You can't have a quality house without insulation and electrical. Think of fat as your insulation and electrical work. Fat insulates and protects your body while being a transport for your fat soluble vitamins. I'll be very honest with you, fats are essential to building hard, dense, and healthy muscle mass. You simply can't build quality muscle mass without having enough quality fats.
I can't stress the importance of having enough quality carbohydrates in your system. Carbohydrates are your bodies preferred fuel source and it's this fuel source that will get you through a mind blowing leg workout or a shoulder busting deltoids workout. Without a quality fuel source, your workouts are going to lagging. Think of it this way. Protein doesn't really have anything to do with the quality of your actual workouts. I mean they do, but only in a secondary role capacity. When your going through a gut busting leg workout, the nutrient responsible for having the necessary energy to power up the weights are carbohydrates - Not protein.
Carbohydrates is that one nutrient that allows you to have super workout while protein is responsible for dealing with the aftermath of that workout. Protein will help repair and build your muscle after your body has been pummelled with the weights. The more muscle energy (carbohydrates) you have to lift heavier weights, the more muscle you can potentially build with protein.
I will never understand why aspiring weight trainers load up on protein but forego quality carbohydrates. I blame the muscle magazines for spreading this information but who knows, weight room nutrition is pretty widespread.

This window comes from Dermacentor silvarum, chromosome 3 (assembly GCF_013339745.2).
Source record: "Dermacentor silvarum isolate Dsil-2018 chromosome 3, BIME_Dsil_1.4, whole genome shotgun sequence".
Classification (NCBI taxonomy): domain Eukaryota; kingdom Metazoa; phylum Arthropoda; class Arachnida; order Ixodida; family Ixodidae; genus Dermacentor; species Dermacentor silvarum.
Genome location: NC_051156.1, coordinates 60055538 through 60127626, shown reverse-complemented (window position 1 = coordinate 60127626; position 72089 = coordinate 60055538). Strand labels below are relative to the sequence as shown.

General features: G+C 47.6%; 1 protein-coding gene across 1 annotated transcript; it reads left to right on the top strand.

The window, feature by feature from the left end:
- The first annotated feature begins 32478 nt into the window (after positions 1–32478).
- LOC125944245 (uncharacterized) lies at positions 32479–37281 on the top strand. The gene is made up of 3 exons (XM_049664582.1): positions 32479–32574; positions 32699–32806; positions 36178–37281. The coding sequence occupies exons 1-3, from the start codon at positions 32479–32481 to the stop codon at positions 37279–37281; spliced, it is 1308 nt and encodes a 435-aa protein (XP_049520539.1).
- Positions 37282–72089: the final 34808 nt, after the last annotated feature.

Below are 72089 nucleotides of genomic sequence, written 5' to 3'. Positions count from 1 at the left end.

Can you see where I'm going with this? Here's a simple muscle building nutritional equation:
Quality Protein + Quality Carbohydrates + Quality Fats = Huge Muscle Growth
This is the only way your going to build quality muscle mass. Having too much of one and not enough of another will be detrimental to your muscle building efforts. Here's a great article on eating to build maximum muscle mass and burning optimal levels of fat .
What I wanted to stress with this article was that you need all three macro nutrients in order to build muscle and not just protein. Protein is absolutely needed to build muscle but you also need quality fuel in order to provide your body with the necessary energy (which protein doesn't do - it can but that's a different story).
In this newsletter, I've provided a very advanced technique called negatives which can dramatically boost your strength levels. However, you need a huge amount of quality carbohydrates in order to generate the necessary amount of energy to lift the weights. Without enough fuel, you're not going to get the most from this technique. This is an example of why you need quality carbohydrates as well as quality protein to build muscle mass.
For more information, please see building muscle 101's diet and nutrition page here .
All the best,
As the owner of Building Muscle 101, I am committed to providing you the best practical weight training advice. I've been training for over 24 years (and still train to this day!) and the advice and guidance I provide comes directly from my experience and knowledge.